St. Stephen’s is in a transfiguration moment. We know what we are, but we sometimes still pretend to be what we were. We know what we are becoming, but we don’t know what that really means. Angie and I are in a similar place, a couple of times.

You know Nugget’s story. That because of sudden illness, he is no longer able to be Angie’s service dog. We know and accept this. And then there are those moments when he is his old self, and we instinctively act like he is until we get to the moment when we realize we can’t, which most often involves getting ready to go somewhere. We know who Nugget is, our pet. But at times, we still act as if he is a service dog.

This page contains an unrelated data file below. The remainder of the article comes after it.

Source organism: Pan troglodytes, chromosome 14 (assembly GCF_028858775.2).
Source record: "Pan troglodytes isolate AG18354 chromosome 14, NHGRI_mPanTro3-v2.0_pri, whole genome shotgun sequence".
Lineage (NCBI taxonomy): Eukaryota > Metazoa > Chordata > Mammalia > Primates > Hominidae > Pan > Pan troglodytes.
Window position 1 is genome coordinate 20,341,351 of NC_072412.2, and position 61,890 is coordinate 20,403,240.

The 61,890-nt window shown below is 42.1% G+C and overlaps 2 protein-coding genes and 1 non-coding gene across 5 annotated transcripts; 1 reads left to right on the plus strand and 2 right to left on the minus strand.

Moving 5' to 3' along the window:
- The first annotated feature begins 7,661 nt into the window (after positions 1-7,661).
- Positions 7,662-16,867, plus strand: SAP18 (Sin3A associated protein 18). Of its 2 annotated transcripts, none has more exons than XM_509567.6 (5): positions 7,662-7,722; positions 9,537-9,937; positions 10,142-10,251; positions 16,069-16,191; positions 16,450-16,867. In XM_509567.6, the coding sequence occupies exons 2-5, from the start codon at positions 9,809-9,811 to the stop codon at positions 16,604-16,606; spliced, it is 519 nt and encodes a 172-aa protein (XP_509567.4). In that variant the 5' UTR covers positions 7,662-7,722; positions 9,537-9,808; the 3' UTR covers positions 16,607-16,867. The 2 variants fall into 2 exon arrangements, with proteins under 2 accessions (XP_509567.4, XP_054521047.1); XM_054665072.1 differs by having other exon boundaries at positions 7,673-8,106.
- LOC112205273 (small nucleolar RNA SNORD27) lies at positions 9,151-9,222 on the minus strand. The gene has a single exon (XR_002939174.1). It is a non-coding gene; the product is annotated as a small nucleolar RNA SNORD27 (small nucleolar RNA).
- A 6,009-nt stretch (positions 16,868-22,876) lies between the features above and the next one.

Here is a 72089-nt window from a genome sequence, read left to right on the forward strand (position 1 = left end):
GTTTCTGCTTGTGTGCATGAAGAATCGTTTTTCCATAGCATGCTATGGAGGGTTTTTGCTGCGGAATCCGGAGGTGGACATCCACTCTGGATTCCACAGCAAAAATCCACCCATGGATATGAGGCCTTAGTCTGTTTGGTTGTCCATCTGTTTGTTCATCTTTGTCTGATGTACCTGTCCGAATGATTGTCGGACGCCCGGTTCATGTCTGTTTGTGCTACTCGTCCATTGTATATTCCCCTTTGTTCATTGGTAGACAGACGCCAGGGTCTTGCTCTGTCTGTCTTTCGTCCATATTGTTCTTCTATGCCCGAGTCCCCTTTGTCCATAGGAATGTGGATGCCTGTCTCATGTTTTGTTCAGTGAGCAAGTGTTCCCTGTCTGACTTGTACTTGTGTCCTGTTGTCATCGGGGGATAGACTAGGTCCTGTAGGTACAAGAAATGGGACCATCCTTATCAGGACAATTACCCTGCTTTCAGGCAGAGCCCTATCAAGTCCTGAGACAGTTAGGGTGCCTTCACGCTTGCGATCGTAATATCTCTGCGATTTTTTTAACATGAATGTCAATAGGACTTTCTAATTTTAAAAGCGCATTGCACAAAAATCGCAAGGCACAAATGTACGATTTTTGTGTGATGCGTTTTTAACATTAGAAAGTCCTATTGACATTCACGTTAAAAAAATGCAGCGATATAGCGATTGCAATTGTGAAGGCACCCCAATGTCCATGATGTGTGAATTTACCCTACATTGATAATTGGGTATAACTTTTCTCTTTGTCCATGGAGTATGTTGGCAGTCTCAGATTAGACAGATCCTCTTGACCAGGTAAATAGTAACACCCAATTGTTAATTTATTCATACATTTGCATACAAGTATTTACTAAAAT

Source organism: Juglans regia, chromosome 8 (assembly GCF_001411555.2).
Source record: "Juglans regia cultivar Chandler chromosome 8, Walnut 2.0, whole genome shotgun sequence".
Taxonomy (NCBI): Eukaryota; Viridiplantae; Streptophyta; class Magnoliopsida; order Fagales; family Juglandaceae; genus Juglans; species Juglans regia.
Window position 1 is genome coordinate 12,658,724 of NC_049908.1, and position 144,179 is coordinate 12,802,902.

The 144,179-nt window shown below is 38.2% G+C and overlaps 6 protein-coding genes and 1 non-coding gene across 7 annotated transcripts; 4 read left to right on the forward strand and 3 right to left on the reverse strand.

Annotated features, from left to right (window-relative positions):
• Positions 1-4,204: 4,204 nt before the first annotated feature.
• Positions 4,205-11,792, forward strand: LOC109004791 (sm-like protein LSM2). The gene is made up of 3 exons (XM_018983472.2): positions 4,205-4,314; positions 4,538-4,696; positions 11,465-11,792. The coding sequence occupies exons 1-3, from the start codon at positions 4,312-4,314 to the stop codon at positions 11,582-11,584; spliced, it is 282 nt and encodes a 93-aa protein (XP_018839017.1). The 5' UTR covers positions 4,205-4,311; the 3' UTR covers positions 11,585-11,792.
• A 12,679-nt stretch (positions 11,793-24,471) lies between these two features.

Last week we acquired Burt, a dog we believe will become Angie’s new service dog. Right now, is he a 120-pound canine toddler. There is name recognition training. There is basic behavior training. There is AKA Good Citizen training. And finally, there is service dog training. We know who Burt is becoming. We know the six-month plan, but we don’t know what that really means.

The other transition place for us is my move to ¼ time about July 1st. There is a general agreement as to what my continuing role with St. Stephen’s will be, but there are lots of details to figure out. There are plans for the other ¾ of my time. But they are not moving as quickly as imagined. There are options, some better than others, all of them have good opportunities, but we really don’t know what that means.